Whether FRL SHA was identified and notified as an inter-connected part of the Combination?
In the present matter, Combination was a composite of acquisition of shares, rights and commercial contracts. These together were for the purpose of strategic alignment amongst the business of the parties, in particular to expand the ultra-fast delivery service of Amazon.
The fact that FRL SHA was part of the Combination and was executed at the behest of Amazon, was overwhelmingly evident from the email dated 4-1-2019 of Amazon to Future Group. Commission observes that mere consideration of the values of the asset and turnover of FRL cannot be considered as notification of FRL SHA and BCAs, as parts of the Combination.
Coram stated that details of FRL SHA were not mentioned in Item 5.2. As has emerged now, FRL SHA and the commercial agreements were inter-connected parts of the Combination and accordingly, their details ought to have been disclosed against Item 5.1.2.
The Notice, nowhere disclosed the fact that FRL SHA was negotiated as part of the Combination and was executed for the purpose of Amazon acquiring rights over FRL, through FCPL SHA, and that Amazon had insisted for FRL SHA to be entered into as a prerequisite to Transaction III. In the absence this material fact being disclosed, footnote 3, read with the disclosures and statements in the Notice and subsequent submissions of Amazon, including those against Items 5.1.2 and 5.2 of Form I, statements made in paragraphs 34 of the Notice and paragraph 44 of the submission dated 15th November, 2019 (in response to the letter dated 9th October, 2019 of the Commission), the impugned statement was self-evidently misleading to the effect that FRL SHA was not a part of the Combination and is only pursuant to the Warrants Transaction.
CCI held that, the categorical statements that FRL SHA and BCAs were independent of the Combination sufficiently establish that the same were not notified to the Commission as a part of the Combination, which is a contravention of the obligation contained in Section 6(2) of the Act, which attracts penalty under Section 43A of the Act.
Coram noted that Section 6(2) of the Act requires any person proposing Combination ‘to give notice to the Commission in the form as may be specified…disclosing the details of the proposed combination’.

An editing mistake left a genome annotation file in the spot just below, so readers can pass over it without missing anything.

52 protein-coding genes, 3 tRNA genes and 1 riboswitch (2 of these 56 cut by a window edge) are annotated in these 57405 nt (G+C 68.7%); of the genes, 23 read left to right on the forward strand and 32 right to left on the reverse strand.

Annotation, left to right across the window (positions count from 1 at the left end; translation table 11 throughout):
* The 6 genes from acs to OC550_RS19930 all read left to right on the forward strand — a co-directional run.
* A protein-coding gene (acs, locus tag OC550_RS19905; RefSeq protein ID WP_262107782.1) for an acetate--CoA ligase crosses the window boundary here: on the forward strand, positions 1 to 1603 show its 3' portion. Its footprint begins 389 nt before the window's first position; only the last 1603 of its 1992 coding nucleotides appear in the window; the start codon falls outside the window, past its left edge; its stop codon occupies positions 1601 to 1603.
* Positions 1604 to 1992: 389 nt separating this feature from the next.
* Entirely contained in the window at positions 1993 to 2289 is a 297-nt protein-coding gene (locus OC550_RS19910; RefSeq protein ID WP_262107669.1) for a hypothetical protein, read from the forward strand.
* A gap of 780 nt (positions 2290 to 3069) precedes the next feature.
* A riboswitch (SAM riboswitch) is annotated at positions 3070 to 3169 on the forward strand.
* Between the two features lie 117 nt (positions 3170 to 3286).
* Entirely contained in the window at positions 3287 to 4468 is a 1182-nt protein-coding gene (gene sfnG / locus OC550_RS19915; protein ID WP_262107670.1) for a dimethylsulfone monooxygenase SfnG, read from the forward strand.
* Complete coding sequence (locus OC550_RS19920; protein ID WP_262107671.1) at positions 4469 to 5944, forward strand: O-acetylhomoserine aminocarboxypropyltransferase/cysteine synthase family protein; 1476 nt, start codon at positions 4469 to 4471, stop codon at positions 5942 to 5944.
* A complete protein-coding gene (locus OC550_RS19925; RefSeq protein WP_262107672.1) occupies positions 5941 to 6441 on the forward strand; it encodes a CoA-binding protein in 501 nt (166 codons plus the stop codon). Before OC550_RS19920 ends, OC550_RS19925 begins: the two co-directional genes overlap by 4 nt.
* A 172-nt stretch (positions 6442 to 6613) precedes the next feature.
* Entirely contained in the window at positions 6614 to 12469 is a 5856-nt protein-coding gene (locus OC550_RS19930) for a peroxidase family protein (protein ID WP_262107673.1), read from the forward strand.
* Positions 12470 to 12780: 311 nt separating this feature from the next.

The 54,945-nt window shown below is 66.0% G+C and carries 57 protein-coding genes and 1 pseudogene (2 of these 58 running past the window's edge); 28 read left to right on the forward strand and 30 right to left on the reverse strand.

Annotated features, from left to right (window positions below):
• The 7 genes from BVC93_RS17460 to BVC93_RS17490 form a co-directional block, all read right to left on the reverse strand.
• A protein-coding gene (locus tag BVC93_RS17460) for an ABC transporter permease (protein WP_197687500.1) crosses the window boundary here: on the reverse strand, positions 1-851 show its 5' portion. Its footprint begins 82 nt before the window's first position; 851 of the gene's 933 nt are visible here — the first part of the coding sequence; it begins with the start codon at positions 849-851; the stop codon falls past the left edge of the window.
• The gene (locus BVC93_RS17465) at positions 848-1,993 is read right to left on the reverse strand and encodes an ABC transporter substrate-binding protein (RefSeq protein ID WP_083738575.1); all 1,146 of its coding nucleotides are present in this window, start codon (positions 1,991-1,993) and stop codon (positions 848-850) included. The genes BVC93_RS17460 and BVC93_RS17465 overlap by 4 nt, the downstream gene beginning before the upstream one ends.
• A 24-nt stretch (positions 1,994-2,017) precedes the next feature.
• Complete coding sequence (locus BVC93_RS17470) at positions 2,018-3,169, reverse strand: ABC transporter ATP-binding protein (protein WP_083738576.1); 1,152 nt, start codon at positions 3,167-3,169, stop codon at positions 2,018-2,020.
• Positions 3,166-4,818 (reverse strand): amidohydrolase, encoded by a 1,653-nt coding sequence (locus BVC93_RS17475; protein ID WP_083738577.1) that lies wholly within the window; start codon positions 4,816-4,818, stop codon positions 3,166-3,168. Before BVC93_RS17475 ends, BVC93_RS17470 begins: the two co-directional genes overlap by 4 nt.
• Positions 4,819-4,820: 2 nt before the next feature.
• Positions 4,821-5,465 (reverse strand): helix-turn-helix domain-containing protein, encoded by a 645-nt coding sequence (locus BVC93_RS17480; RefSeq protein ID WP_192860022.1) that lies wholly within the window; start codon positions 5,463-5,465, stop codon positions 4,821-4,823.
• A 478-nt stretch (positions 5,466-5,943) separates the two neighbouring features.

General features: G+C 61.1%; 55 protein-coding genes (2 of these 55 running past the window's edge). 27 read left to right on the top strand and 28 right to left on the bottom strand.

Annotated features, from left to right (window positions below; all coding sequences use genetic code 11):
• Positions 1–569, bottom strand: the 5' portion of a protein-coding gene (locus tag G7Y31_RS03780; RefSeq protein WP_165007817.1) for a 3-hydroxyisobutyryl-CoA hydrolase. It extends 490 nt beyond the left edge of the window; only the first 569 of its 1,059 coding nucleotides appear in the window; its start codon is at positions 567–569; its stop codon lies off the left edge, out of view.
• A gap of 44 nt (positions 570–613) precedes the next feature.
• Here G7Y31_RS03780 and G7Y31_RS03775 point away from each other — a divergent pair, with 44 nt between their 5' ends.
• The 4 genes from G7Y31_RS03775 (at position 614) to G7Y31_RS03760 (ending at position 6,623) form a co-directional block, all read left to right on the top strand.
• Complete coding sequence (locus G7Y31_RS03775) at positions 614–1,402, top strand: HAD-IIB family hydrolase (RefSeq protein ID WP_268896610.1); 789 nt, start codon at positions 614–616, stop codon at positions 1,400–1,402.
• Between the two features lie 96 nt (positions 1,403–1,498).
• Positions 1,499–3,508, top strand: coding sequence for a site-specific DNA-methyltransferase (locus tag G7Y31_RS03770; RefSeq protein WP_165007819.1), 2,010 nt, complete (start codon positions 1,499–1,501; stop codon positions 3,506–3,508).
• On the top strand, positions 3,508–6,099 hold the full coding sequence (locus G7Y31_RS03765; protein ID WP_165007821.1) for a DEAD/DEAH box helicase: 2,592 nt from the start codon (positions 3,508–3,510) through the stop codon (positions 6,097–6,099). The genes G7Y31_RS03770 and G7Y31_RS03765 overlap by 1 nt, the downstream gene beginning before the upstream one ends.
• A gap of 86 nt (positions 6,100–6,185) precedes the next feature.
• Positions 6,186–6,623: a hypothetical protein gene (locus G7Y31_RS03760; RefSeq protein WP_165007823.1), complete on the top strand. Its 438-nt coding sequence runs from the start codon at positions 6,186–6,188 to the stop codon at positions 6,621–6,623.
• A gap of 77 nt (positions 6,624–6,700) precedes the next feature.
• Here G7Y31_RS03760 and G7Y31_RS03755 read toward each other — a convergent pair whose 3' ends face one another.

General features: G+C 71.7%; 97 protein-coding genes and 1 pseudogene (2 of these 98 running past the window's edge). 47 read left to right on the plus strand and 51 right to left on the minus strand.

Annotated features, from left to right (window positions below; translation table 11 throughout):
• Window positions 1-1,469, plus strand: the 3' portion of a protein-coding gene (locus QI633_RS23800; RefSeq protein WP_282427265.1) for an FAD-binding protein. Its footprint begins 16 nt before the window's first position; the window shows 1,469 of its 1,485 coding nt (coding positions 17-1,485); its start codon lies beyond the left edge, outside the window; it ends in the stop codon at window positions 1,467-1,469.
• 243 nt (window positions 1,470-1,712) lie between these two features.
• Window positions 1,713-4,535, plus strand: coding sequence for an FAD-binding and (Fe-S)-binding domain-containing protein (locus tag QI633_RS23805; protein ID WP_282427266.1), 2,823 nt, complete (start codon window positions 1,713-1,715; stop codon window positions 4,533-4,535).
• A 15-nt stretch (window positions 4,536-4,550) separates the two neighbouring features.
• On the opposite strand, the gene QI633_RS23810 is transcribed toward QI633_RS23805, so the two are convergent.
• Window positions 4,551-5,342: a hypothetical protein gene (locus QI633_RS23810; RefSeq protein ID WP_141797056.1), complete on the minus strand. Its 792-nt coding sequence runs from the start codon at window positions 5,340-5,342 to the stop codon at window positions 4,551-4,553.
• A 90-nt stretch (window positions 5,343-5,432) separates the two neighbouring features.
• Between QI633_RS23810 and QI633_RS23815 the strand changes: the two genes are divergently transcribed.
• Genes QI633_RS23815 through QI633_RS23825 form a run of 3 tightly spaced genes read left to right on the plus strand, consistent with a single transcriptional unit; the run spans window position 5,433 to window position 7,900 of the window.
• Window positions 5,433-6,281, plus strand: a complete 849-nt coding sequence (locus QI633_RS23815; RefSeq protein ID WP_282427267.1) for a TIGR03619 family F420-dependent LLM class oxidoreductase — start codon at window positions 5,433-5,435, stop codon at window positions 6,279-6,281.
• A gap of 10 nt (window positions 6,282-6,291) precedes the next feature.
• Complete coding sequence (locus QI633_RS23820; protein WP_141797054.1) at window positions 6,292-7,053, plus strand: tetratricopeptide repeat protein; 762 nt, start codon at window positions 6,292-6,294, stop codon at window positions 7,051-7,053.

If a party conceals/suppresses and/or misrepresents to the Commission the scope and purpose of the Combination and obtains approval, the same would effectively amount to approval/consent having been obtained by way of fraud.
Amazon ought to have notified the combination, inter alia, consisting of the following inter-connected steps: (a) Transaction I; (b) Transaction II; (c) Transaction III; (d) FRL SHA for the purpose of acquisition of strategic rights over FRL through FCPL SHA; and (e) commercial agreements between Amazon and Future groups, for the purpose of establishing strategic alignment and partnership between Amazon Group and FRL as well as have a ‘foot-in-the-door’ in the India retail sector.
The Commission directed Amazon to give notice in Form II within a period of 60 days from the receipt of this order and till disposal of such notice, the approval granted vide Order dated 28-11-2019, in Combination, shall remain in abeyance.
The Commission considers it appropriate to levy the maximum penalty of INR One Crore each under the provisions of Section 44 and Section 45 of Act. Accordingly, Amazon is directed to pay a penalty of INR Two Crore.
Due to failure to notify combination in terms of the obligation cast under Section 6(2) of the Act, Section 43A of the Act enables the Commission to impose a penalty, which may extend to one percent of the total turnover or the assets, whichever is higher, of such a combination. Accordingly, for the above-mentioned reasons, the Commission hereby imposes a penalty of INR Two Hundred Crore upon Amazon.[ Proceedings against Amazon.com NV Investment Holdings LLC under Sections 43A, 44 and 45 of the Competition Act, 2002, In Re., decided on 17-12-2021]
Advocates before the Commission:
For Amazon: Mr. Gopal Subramanium and Mr. Amit Sibal, Senior Advocates with Mr. Anand S. Pathak, Ms. Sreemoyee Deb, Ms. Anubhuti Mishra and Mr. Rajat Moudgil, Advocates alongwith Mr. Rakesh Bakshi, Mr. Ankur Sharma, Ms. Ujwala Uppaluri and Ms. Hina Doon, representatives of Amazon
For FCPL: Mr. Harish Salve and Mr. Ramji Srinivasan, Senior Advocates with Mr. Raghav Shankar and Mr. Pranjit Bhattacharya, Advocates alongwith Mr. Sanjay Rathi, representative of FCPL
For CAIT: Mr. Krishnan Venugopal and Mr. Saurabh Kirpal, Senior Advocates with Mr. Rajat Sehgal and Mr. Debayan Gangopadhyay, Advocates